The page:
Albertine i politilægens venteværelse
When you want to imagine how Norway looked under the poverty in the second part of 19th century, you must check on this amazing Norwegian artist, and one of the leaders of Oslo artistic Bohemia, Christian Krohg. He’s most famous for fellow Norwegians, which is a pity, and that’s why I want to bring closer his persona.
Selvportrett i kurvstol 1917
Born in 1852, Christian started his young adult life with studying law, but at the same time he was attending drawing school. In 1874 he travelled to Germany where he became a student of Hans Gude and Karl Gussow. First one is one of the most famous Norwegian romantic painters along my favourite, Johan Christian Dahl; whereas Karl Gussow was the German realism painter. After them, he was influenced by Adolph Menzel, Max Liebermann, Max Klinger and Georg Brandes, which ended up with him becoming a naturalist.
Selvportrett med staffeli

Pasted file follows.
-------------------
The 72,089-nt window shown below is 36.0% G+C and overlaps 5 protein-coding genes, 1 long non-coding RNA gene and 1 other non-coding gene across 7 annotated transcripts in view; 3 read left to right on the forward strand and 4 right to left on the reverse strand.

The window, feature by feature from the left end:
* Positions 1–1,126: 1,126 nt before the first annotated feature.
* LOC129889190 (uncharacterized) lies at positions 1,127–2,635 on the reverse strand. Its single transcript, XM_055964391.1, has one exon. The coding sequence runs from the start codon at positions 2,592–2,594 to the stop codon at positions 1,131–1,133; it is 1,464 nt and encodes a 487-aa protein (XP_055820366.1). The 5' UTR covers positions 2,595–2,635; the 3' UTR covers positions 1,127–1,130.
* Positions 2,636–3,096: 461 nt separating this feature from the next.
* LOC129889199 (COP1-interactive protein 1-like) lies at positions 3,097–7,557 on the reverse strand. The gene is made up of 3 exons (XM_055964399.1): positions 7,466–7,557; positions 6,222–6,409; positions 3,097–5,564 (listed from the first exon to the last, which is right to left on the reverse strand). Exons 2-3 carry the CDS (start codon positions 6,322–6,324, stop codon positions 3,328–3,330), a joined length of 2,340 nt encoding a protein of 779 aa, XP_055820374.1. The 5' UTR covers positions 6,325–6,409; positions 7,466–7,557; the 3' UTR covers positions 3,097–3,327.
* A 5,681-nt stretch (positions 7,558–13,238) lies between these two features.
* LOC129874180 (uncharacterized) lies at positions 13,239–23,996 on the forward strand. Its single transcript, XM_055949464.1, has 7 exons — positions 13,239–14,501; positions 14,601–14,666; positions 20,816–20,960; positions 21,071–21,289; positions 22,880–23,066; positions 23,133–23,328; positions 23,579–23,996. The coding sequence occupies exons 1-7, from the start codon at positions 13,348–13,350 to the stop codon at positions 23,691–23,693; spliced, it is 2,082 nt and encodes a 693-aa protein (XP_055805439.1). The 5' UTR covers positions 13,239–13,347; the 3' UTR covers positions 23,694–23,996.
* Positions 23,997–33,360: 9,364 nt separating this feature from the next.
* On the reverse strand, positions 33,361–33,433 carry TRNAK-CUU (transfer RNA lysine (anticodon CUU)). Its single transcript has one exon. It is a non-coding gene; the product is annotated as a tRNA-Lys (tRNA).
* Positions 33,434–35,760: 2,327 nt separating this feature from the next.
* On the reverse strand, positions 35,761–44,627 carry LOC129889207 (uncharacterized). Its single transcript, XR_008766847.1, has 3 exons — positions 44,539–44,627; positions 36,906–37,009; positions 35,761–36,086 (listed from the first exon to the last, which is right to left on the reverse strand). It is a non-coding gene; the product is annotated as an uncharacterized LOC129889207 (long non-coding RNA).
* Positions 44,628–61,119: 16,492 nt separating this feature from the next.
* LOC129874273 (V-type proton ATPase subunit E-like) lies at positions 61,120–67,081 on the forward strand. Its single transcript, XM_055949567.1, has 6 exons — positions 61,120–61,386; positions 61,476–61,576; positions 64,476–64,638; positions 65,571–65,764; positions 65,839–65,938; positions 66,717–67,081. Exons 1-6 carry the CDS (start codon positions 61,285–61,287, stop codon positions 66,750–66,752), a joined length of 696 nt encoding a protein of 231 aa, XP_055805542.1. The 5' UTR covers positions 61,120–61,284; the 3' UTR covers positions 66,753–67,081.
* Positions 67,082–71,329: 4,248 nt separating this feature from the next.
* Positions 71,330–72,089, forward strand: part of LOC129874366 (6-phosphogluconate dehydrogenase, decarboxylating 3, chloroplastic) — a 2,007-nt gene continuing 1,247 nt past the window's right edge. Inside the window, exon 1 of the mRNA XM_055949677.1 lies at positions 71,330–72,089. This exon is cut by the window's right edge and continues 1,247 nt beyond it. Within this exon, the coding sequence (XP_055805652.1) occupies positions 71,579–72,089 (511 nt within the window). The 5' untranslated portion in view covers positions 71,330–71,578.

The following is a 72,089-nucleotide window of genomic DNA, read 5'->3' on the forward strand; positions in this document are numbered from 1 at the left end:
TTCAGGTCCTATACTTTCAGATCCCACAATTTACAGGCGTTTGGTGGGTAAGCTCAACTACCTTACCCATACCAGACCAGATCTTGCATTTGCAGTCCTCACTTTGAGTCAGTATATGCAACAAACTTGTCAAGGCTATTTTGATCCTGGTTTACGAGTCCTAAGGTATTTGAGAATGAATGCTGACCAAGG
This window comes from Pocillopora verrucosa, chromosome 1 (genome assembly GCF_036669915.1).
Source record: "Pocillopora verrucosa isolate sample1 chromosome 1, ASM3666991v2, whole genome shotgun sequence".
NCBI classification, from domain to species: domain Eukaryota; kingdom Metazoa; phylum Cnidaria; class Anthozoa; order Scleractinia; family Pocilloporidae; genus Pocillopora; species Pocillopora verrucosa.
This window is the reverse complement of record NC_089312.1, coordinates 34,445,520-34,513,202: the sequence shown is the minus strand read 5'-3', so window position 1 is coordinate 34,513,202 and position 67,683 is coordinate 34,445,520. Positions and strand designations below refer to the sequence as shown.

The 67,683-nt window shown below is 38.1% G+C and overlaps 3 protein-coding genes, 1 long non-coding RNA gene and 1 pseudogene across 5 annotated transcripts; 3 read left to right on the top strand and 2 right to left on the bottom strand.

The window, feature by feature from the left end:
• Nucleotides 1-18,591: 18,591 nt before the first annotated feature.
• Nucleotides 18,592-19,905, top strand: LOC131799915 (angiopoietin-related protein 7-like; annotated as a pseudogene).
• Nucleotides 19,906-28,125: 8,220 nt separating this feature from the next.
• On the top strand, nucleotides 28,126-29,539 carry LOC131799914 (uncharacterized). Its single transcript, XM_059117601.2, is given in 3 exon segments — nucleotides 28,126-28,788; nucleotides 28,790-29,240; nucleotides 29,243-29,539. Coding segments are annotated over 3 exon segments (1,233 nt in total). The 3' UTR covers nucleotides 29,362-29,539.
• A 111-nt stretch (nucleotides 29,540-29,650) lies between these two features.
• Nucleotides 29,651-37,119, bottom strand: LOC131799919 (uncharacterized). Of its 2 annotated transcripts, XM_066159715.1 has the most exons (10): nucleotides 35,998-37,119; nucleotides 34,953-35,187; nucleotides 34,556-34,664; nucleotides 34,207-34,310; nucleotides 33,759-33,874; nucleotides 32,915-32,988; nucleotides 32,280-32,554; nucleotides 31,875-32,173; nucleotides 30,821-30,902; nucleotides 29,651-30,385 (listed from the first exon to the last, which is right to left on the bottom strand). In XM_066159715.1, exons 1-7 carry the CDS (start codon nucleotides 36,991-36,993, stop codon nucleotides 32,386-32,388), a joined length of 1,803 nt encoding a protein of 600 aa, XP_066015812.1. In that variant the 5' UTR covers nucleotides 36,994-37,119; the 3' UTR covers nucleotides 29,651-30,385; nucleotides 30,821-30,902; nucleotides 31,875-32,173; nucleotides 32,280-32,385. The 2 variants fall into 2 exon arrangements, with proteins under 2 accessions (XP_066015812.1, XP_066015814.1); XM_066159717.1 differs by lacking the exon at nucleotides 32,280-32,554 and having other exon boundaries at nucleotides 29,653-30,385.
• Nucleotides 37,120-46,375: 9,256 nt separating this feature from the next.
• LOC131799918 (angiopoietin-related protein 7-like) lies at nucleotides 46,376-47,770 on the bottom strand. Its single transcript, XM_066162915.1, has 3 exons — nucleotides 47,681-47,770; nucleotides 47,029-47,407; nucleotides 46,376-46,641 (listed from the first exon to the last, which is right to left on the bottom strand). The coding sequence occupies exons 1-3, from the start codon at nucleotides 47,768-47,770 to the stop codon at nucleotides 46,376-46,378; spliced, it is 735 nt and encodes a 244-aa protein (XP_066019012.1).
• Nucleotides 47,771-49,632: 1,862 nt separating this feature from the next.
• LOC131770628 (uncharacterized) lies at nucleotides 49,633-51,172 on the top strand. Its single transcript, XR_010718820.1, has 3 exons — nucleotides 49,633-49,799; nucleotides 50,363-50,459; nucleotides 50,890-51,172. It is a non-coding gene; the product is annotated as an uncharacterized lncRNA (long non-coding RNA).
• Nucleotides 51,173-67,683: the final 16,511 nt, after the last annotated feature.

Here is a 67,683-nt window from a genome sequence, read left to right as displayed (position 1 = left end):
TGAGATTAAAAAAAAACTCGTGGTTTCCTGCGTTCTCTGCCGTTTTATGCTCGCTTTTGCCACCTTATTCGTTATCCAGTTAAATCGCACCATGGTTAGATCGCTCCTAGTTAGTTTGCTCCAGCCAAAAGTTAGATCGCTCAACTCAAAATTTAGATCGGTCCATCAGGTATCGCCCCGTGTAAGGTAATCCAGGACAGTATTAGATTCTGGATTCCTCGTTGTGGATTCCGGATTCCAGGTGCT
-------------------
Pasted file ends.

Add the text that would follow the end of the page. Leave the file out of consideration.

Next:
In summer 1879 he came to a small, Danish fishing village called Skagen, where he became influenced by the fishermen and their way of life. He was especially close to the Gaihede family, who inspired him to create three famous paintings:
From the left: Kone som skjærer brød; Babord litt; Garnbinderen
As one can see, he was quite occupied with portraying life of those people as it was: poor, sick, bland or even ugly. He came back to Skagen many times, which resulted into two more paintings:
From the left: Håret flettes; Mor og barn
After spending quite some time in the Danish village, he came back to Kristiania (nowadays Oslo) in autumn 1879. He therefore became more occupied with society problems – his idea was that art, besides an esthetic function, should be showing a brutal, realistic image of a reality. Which, in this case, was portraying sick people, poor people gathering on the streets etc.
One of his most famous paintings is Kampen for tilværelsen (picture down below), which is quite society-critical and shows the sympathy that the artist had for the weakest and poorest (he was trying to put the light on their situation by those paintings).
His works are the most shown in The National Museum / Gallery in Oslo, but also in Bergen, Trondheim, Kristiansand, Stockholm, Göteborg, Malmö, København and Skagen. If you want to check more of his paintings online, check out this pinterest. I hoped this post was a little bit enlightening or interesting.
Have a nice weekend everyone!